4.) Did Vessel turn out how you originally planned? Has it taken any twists and turns along the development cycle?
I think what makes Vessel work is that it didn’t go as we planned. We have had a lot of ideas to better the game over the last couple of years, and some were great, but others were far from it. It’s easy to get caught up in the momentum of progress and lose sight on what you’re trying to achieve. It’s also easy to keep following a path you know is wrong because of how much time you’ve already invested into it. We’ve made it a point to regularly step back and look at the game and revaluate the direction and not be afraid to change it. It’s yet another luxury of working on a small team.
5.) Did any other games influence Vessel, or was it just something you came up with?
There’s always going to be some kind of influence from other games whether it’s intentional or subconscious, but we never drew any elements directly from another game.
The whole concept was based around a tech demo of dynamic fluid that could attach to a rig and be animated and so, the fluro was born. The demo was specifically designed as a challenge to do something that hadn’t been done before and that was the stem from which the ideas grew.
6.) I notice that Vessel does have a story, but is it going to have a big impact? Or is it just aesthetic?
Like the game itself the story evolved along the way and has actually had a lot of influence in other aspects of the game, particularly the art style. However, we didn’t want it to feel intrusive or get in the way of the game itself, so we left it to the player to decide how much they want to know. We don’t have cut scenes and the player can move through the game without needing to know any information other than the games mechanics, all of which is added to journal entries that can be referred back to later.
7.) With any puzzle game there comes the chance of level editing or downloadable level packs. Is that something you have thought about for the future of Vessel? Have you thought about the future at all?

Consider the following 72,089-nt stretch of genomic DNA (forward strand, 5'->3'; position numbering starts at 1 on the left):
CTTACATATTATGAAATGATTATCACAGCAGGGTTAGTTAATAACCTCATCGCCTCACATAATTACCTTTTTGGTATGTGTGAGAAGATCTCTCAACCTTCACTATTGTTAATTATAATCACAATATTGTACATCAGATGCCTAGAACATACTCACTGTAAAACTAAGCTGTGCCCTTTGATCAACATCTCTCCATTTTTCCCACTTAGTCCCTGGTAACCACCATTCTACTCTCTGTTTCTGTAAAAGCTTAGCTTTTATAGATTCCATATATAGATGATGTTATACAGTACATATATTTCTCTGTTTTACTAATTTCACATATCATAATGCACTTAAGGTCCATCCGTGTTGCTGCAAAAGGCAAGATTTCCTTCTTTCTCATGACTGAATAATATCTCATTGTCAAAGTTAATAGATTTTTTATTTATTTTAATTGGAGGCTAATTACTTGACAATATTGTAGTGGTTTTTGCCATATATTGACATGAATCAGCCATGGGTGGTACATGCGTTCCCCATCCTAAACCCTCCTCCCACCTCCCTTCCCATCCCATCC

We’ve made a conscious effort not to get ourselves too involved in the future and concentrate on what’s important now. Our number one priority was to make this game. We’ve focused on what we wanted to achieve and set our sights on making it as polished an experience as possible.
8.) What is it that got you guys so interested in water physics in games?
It’s not just water physics; it’s all physics in games. Outside of the game’s goals, you can just enjoy playing with objects. You can be playing a game for weeks and still see a string of events that you haven’t seen before that makes you laugh.
Physics games give you the freedom to manipulate objects however you desire and sometimes in ways even the developer didn’t expect. It just all adds to the fun and longevity of a game.
9.) Are you guys happy with how Vessel turned out (in terms of the final product)?
Of course. Developing Vessel has been a major part of our lives for the last few years and we all felt that we had to do it justice. That is why it hasn’t been released until we were happy with it.